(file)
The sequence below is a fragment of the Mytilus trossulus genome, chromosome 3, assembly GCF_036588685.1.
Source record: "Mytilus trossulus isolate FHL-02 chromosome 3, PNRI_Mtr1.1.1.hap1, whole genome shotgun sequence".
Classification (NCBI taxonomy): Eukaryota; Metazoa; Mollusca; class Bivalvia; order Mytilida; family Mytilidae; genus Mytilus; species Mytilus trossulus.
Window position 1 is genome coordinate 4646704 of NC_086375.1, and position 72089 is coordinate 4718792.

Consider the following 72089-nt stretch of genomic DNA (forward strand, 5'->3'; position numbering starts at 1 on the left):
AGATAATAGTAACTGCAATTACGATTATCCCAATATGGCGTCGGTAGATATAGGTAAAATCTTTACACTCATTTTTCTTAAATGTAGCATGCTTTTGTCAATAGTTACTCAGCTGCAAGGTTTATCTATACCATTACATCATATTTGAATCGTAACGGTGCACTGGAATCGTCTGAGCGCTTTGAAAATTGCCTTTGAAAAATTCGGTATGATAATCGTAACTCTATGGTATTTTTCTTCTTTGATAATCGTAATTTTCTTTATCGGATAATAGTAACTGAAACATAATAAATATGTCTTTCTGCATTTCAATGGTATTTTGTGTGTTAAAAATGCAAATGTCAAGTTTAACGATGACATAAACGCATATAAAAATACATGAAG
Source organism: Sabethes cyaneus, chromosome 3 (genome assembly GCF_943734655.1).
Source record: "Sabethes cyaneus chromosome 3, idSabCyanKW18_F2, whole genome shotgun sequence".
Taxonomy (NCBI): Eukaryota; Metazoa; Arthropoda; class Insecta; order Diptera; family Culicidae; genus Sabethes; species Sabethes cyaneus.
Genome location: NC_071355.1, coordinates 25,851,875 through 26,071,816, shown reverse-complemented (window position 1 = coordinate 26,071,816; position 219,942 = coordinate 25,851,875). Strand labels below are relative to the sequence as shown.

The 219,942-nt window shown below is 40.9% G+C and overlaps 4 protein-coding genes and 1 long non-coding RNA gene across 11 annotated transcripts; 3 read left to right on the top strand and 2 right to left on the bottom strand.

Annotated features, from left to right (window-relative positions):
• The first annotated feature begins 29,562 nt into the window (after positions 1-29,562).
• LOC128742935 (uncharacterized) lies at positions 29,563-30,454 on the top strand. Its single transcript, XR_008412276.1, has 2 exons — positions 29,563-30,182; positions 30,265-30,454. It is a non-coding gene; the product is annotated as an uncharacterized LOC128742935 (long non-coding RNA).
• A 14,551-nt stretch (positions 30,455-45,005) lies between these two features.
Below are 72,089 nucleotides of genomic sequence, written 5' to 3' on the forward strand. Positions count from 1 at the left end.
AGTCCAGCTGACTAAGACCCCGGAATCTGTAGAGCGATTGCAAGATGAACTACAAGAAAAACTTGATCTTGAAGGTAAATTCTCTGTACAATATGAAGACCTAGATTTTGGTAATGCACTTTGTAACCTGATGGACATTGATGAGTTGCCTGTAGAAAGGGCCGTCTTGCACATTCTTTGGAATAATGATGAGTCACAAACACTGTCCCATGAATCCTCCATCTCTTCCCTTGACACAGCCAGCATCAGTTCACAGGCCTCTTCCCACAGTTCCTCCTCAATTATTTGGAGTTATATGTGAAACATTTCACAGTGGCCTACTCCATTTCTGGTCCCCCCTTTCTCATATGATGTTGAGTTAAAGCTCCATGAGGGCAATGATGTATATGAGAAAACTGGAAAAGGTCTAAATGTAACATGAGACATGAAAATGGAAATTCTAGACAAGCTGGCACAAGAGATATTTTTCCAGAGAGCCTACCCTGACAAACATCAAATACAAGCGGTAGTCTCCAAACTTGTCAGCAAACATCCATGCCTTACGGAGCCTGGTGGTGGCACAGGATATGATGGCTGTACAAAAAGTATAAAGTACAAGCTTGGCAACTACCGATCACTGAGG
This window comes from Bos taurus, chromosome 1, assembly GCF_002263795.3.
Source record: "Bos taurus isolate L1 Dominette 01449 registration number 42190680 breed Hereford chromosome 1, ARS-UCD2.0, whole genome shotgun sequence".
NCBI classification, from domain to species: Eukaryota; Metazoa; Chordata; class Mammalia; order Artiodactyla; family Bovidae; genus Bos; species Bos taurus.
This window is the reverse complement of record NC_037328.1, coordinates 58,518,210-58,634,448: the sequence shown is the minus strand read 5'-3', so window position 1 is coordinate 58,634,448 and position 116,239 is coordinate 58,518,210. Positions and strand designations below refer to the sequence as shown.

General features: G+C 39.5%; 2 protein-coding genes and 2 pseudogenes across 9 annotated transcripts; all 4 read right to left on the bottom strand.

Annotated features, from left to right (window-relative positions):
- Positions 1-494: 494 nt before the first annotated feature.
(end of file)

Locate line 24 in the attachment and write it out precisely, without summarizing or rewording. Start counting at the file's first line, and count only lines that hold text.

- Positions 1-494: 494 nt before the first annotated feature.